I was awakened the next morning by a loud beeping noise. Looking to my side, I realized that my IV medicine, Vacomycin, had run out. I moaned and pulled the covers over my head, trying to block the noise. It stopped for a minute or two. Then, just as I thought I might be able to sleep awhile longer, it went of again. Na-na-na. Na-na-na. Over and over again. It was the single most annoying sound I had ever heard. I slammed my hand onto the call button on my bed and seconds later, a nurse came and unhooked the IV line and the beeping immediately ceased. Whispering my thanks, I shut my eyes once again.
Before I could even begin to think about sleeping, another, older perky looking nurse came into my room, followed by two more nurses. Slightly annoyed, I wondered how many nurses they could possibly have. I didn’t even know what they wanted; I already knew that I had surgery today.
“Okay Ellie, How are you today? I’m actually not too shabby today myself! So, today we’re going to have to take out the drain in your leg. I promise, it will only feel like a little bee sting. Now, won’t this be fun!” I just looked at her, wondering if she might be clinically insane. Fun?! Having a tube ripped out of your leg? Sure, this was going to be fun. Being careful not to move my leg too much, I pulled the covers of my right side, exposing my swollen knee and the gauze coverings.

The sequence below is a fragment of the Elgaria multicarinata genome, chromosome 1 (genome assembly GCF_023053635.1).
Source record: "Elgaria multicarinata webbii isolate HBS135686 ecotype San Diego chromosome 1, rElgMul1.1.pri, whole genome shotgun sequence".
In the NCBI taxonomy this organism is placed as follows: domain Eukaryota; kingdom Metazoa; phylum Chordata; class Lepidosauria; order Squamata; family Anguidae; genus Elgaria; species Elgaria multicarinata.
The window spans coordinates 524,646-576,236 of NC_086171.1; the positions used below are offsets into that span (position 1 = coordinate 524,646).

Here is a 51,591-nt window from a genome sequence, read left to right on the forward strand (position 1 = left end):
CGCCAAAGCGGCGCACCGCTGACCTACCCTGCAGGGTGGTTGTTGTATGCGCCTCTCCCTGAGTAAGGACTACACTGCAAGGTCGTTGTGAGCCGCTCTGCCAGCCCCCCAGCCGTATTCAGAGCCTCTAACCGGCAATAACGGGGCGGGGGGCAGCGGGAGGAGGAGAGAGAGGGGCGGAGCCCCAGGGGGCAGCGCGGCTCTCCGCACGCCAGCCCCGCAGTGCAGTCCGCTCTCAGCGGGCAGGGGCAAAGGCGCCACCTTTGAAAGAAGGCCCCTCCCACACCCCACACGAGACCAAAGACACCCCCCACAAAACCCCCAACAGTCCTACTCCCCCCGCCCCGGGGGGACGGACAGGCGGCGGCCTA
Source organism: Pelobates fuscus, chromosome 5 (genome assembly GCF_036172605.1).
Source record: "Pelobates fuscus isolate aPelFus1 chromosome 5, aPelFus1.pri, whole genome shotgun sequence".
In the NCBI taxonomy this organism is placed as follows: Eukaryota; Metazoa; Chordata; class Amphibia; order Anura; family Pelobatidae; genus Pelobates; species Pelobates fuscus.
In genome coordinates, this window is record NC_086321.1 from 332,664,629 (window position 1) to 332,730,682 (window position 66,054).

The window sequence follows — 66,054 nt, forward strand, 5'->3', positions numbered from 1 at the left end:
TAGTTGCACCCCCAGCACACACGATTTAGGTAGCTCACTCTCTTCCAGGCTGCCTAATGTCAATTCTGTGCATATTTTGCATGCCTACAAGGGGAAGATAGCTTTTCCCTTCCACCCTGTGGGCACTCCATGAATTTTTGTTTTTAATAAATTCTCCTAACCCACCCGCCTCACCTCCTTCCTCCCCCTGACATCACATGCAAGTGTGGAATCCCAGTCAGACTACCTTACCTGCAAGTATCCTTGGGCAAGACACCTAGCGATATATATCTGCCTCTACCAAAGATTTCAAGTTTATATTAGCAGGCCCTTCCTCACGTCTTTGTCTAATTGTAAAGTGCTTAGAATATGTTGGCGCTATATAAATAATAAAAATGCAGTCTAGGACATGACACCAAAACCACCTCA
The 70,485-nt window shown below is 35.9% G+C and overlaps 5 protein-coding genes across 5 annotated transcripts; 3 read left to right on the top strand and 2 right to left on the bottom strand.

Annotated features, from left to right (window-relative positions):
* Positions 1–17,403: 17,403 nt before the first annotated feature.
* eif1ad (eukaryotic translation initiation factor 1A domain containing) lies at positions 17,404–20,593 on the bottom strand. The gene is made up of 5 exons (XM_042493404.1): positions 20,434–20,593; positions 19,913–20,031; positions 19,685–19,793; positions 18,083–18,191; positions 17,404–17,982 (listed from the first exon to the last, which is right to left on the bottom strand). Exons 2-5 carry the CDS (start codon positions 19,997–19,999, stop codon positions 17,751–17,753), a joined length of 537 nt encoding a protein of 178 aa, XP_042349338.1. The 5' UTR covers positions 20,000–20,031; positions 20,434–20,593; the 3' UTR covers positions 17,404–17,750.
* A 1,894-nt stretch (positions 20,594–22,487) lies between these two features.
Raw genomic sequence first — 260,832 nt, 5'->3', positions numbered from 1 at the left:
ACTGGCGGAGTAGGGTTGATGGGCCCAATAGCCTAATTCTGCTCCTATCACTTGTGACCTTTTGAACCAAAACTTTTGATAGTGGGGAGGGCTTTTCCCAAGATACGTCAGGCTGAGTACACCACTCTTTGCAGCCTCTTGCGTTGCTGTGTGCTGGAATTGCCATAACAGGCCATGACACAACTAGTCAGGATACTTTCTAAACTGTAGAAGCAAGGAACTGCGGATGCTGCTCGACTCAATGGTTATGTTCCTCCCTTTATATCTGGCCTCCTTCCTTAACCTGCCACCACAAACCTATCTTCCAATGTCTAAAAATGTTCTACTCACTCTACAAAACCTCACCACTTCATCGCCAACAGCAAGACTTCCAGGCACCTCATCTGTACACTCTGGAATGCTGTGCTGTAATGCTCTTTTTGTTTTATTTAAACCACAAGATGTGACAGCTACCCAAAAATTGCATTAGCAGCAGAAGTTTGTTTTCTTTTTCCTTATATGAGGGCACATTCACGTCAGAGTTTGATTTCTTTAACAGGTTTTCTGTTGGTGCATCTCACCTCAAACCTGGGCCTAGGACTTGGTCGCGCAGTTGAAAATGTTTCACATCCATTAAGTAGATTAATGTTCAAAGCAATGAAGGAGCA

“Okay, honey, now I’m just going to unwrap you knee here, you see? Now, I’m sure this won’t hurt a bit, just a little bee sting, just a little sting.” She babbled on and I winced as she uncovered the site of my drain. Despite her annoying personality, she had a gentle touch, but I still had to bite my lip in order not to cry out. “Ok, on the count of three, I’m going to pull okay?” I nodded as one nurse put a hand on my shoulder, and the other placed a hand on either side of my knee. I braced myself, but I didn’t expect much pain. Looking out the window, I pictured myself playing soccer, and tried to erase the smell of antiseptic from my nose and replace it with the smell of fresh grass. Suddenly, my peaceful thoughts were interrupted by a horrible, earsplitting scream. The pain came a second later, and it was worse than I would have ever anticipated. The burning pain was nothing compared to this; this was the burning magnified by ten and concentrated in one spot. I felt a sliding, pulling sensation, and I registered that the tube was on its way out.